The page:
What examples are there of cats showing care for their humans?

Cat showing she cares for her human companion

This pseudo-philosophical question can only be answered if we first clarify the roles of human and cat in this relationship. You have to do that because cats are physically incapable of doing some things that humans cat do which allow humans to express their caring attitude towards their cats. Humans show that they care for their cat by keeping them safe, warm, well fed and loved through cuddles and play. That’s the human’s role.

The role of the domestic cat is to be a friendly, ever present and reliable companion. Nearly all domestic cats show they care for their humans by doing exactly that. Of course the motivation for the cat is not entirely altruistic. The cat is not being a friendly companion sitting on his human’s lap entirely for charitable purposes. He is doing it because it feels good and warm. But he’ll lick your hand and rub against you. These are signs of affection and companionship. Also, cats don’t consciously reflect on their behaviour and recognise it as a ‘caring’. It is instinctive affection.

Almost all cat owners have a cat for companionship. Their cat delivers on this informal contract. In their way, and without the range of methods to express caring that humans have, domestic cats show that they care for their humans.

There are a lot of stories concerning individual cats showing a strong bond with their owner. I remember a cat refusing to leave the burnt out apartment of his deceased owner. And a cat who lived on the grave of her deceased owner refusing to move for a couple of years. Were they grieving? They were at least showing that they cared about the relationship.

There are also stories of cats waking up their owner when a fire takes hold at night. And on other occasions domestic cats have forewarned of a natural disaster and ‘notified’ their owner!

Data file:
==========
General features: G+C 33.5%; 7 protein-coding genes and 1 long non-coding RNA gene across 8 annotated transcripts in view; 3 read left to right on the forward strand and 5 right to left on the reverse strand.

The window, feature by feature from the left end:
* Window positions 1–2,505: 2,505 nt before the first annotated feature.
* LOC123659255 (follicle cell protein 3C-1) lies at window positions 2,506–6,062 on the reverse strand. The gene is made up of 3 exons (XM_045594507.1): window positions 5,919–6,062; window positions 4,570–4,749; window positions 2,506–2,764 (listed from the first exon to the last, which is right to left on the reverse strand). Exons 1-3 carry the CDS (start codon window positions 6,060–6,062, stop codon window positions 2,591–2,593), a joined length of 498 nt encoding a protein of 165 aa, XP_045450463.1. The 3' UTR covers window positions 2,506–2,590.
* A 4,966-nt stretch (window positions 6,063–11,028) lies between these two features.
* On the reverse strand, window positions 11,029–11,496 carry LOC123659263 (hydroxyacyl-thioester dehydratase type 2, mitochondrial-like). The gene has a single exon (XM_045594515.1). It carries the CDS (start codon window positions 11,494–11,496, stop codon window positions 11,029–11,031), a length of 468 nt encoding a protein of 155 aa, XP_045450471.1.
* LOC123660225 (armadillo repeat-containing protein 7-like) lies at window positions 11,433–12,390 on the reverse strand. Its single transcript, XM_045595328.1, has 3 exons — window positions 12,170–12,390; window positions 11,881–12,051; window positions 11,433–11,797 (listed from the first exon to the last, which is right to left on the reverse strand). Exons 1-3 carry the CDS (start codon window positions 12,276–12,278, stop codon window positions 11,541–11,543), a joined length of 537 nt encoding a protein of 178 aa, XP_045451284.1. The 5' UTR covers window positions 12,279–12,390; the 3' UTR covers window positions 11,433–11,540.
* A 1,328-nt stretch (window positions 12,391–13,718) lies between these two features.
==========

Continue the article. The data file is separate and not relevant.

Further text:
I can call my cat and he’ll come to me. I can then ask him to jump on my lap and normally he will. He wants to be with me. He wants to touch my hand with his paw. He likes the contact. Are not these examples of a cat caring for his human companion? ‘Caring’ can be expressed in different ways. As mentioned the domestic cat has a limited range of ways to demonstrate caring. Demonstrating affection or friendship ticks the box I think.

The human to cat relationship is an interspecies relationship. There are many other examples of domestic cats being friendly and caring towards other species.

Do you have examples of your cat caring for you?

5 thoughts on “What examples are there of cats showing care for their humans?”

  1. Jet will seek out any human who is distressed/crying and he will not leave them until they are feeling less distressed. He will sit on your lap, milk treading, audibly purring, accepting all human touch. If someone is distressed on the radio or tv, he jumps up to find the source and is quite agitated until he realise no one needs him.

    Jet rarely purrs, especially audibly. It took him nearly 2 years here with us before we felt his purr for the first time.

    Jet is a traumatised cat, to me this comforting behaviour tells a sad story. Somewhere in his 7 or 8 years, that little cat has been the sole comfort to someone in real trouble.

    Of course it is romantic speculation on my part, maybe he has worked out that his actions just stop the grating wailing sounds & sobbing.

    I have seen many animals show conscious care to other species, I don’t see why altruism should only be shown by humans.

  2. It has to be defined what caring for someone means. I think it means caring for the well-being of another person or creature. I hardly think cats have any understanding of what well-being means and they have no ability to ensure the well-being of their human friends. They cannot look out for what is good or bad for you and take intentional steps to help you. That is much too complicated for them. Having said that the beneficial effects of having a cat on one’s health are well documented, but that is not because they care for your well-being. It’s just the way they are. There are a few, very few, examples of cats that have behaved in such a way that can be interpreted as being protective of their owners. They don’t even have the instinct to run to their owners when danger threatens, never mind protect them. Several times wild dangerous dogs have got into my property but my outside cats don’t run to me for protection. They head for the bushes or hop over a fence. That instinct has served them well for thousands of years.


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